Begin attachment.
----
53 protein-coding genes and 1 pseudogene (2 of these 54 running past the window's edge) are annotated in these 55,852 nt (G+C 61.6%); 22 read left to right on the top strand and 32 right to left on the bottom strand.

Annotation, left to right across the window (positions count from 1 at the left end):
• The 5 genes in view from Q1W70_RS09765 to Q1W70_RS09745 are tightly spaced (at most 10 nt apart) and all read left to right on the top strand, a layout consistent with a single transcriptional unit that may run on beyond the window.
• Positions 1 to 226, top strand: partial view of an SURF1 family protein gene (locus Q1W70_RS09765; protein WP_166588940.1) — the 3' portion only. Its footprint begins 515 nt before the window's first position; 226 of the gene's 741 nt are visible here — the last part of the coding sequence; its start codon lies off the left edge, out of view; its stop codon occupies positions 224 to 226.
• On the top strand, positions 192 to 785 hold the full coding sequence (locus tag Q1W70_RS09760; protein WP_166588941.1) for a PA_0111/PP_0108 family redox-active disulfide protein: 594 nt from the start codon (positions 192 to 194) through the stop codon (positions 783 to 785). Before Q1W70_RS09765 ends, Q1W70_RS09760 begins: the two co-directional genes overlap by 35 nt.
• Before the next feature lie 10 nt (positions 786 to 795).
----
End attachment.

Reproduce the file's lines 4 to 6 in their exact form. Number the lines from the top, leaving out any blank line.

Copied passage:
• Positions 1 to 226, top strand: partial view of an SURF1 family protein gene (locus Q1W70_RS09765; protein WP_166588940.1) — the 3' portion only. Its footprint begins 515 nt before the window's first position; 226 of the gene's 741 nt are visible here — the last part of the coding sequence; its start codon lies off the left edge, out of view; its stop codon occupies positions 224 to 226.
• On the top strand, positions 192 to 785 hold the full coding sequence (locus tag Q1W70_RS09760; protein WP_166588941.1) for a PA_0111/PP_0108 family redox-active disulfide protein: 594 nt from the start codon (positions 192 to 194) through the stop codon (positions 783 to 785). Before Q1W70_RS09765 ends, Q1W70_RS09760 begins: the two co-directional genes overlap by 35 nt.
• Before the next feature lie 10 nt (positions 786 to 795).